To mark 30 years of research into amphibian population declines and Canada’s pivotal contributions to this important research initiative, the Redpath Museum is hosting the Amphibian Decline Symposium (September 20) on amphibian ecology and conservation biology, bringing together many of the principle researchers now making significant advances in the field.
Biologist Benedikt Schmidt from the University of Zurich, Switzerland will be one of the presenters at the conference.
Earning his undergraduate degree from the University of Basel in 1996, Schmidt left the university and worked in amphibian conservation for a governmental conservation agency. He remained active in conservation and manages a nature reserve.
After three years in conservation, Schmidt returned to the Zoology Institute, University of Zurich, for a PhD on predator-induced phenotypic plasticity in larval newts.
Following his PhD, Schmidt began a “dual career” in conservation science and practice. He started to work for info fauna karch in amphibian conservation and continued his life as a scientists as an independent group leader in the Department of Evolutionary Biology and Environmental Studies, University of Zurich. His research focuses on the conservation biology of amphibians.
In advance of the symposium, Schmidt spoke to the Reporter about the multifaceted mechanisms threatening the world’s amphibians, and why governments need to take a greater interest in preserving them.
Your research centres on amphibian conservation – what has changed since you began?
When I started I was mostly interested in the demographic processes underlying population dynamics and population declines. A second focus of my research was on methods that can be used to estimate the size of amphibian populations in a reliable way. The good news is that we have made major advances in both research areas. For example, people nowadays use more reliable methods when they study amphibian populations.
Historically, the main focus of amphibian conservation science was on the loss and degradation of the habitats used by amphibians. Today there is much more focus on new and emerging drivers of amphibian population declines. Now we talk much more about pollution, pathogens, climate change and invasive species. They are relatively novel threats.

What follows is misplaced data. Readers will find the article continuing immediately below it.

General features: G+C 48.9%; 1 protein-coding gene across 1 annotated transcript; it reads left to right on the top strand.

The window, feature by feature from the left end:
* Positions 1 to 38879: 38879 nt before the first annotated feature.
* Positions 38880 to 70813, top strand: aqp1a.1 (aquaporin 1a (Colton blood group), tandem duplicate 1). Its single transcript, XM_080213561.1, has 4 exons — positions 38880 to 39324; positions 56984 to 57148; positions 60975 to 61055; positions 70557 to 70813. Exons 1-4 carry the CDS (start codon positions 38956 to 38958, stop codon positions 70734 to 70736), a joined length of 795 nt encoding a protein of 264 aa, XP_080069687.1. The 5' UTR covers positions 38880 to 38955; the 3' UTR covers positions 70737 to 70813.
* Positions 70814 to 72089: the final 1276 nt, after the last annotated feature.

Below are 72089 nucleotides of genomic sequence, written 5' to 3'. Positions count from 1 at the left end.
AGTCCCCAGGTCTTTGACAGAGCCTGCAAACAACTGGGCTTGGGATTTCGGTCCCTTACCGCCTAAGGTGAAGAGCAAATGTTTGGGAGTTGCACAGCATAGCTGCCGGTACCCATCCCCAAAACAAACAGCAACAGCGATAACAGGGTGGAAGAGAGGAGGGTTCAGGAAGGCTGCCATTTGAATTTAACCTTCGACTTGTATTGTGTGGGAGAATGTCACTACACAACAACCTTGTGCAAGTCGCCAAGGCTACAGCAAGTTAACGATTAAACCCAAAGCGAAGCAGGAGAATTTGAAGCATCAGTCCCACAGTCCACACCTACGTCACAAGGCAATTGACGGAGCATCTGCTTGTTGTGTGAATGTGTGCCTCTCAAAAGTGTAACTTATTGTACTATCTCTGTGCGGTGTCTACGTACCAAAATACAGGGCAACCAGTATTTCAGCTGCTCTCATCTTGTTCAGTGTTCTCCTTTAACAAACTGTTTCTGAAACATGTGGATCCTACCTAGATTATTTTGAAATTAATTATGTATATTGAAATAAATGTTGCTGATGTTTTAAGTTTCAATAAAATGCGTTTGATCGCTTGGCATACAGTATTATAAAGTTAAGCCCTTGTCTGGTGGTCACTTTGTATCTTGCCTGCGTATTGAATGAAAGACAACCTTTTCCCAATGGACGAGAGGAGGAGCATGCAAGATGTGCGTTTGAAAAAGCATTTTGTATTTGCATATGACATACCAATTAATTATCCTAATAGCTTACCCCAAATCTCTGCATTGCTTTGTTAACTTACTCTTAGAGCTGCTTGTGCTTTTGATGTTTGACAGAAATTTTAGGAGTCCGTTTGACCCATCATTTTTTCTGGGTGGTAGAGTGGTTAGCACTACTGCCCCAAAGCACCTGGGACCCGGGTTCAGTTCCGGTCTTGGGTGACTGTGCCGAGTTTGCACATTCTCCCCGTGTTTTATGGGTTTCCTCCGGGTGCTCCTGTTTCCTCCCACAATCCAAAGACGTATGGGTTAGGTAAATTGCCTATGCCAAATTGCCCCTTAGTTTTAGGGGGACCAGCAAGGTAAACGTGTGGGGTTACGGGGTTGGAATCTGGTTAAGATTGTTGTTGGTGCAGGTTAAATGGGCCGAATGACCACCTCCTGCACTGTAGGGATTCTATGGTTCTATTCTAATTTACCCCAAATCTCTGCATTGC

We understand the threats to amphibian populations quite well. Now research should shift towards solving problems. For example, if we know that invasive crayfish are detrimental to amphibian populations, this does not mean yet that we can manage this threat. We don’t know how we can mitigate the effects of novel pathogens and climate change. We need more research that shows how we can manage amphibian populations and their habitats in an efficient way.
Why should governments care more about amphibian conservation?
While jobs and a growing economy are important in the short term, it is the environment that keeps us alive. There is so much that the environment gives to us for free: air, water, natural spaces where we can relax … Amphibians are an important part of the environment that we depend on. Amphibians are a fascinating part of biodiversity and biodiversity drives many ecosystem functions and services.
It seems obvious to me that the government should care about the environment, biodiversity in general and amphibians in particular. Are there any good reasons why they currently don’t care as much as they should?
Why have amphibians managed to survive and what is at risk for them given the current state of our environment?
Amphibians have been on this planet for a very long time. They survived mass extinction events that other species, such as the dinosaurs, did not survive. Thus, they are very resilient to environmental change. They can adapt to many things, including human-altered landscapes.
Nevertheless, the future of amphibians does not look good because there are many threats that we cannot control. Maybe we could control some, such as pollution or invasive species, but there is not enough political will, manpower and financial resources. Human population growth and the associated loss of habitats drive species to extinction. I believe that we will continue to witness amphibian declines at local, national and global scales but there may be local conservation successes where highly motivated conservationists are active.
You’re coming to the Redpath Museum to participate in the Amphibian Population Declines symposium on Sept 20. Why is this meeting significant?
The meeting is important because it brings together researchers that have made important contributions to amphibian ecology and conservation biology. The meeting therefore summarizes what we know. I hope that speakers at the symposium will also talk about what we don’t know yet but really need to know. I hope that the symposium and the proceedings will inspire both experienced and young researchers to do more research that will allow conservationists to better manage populations.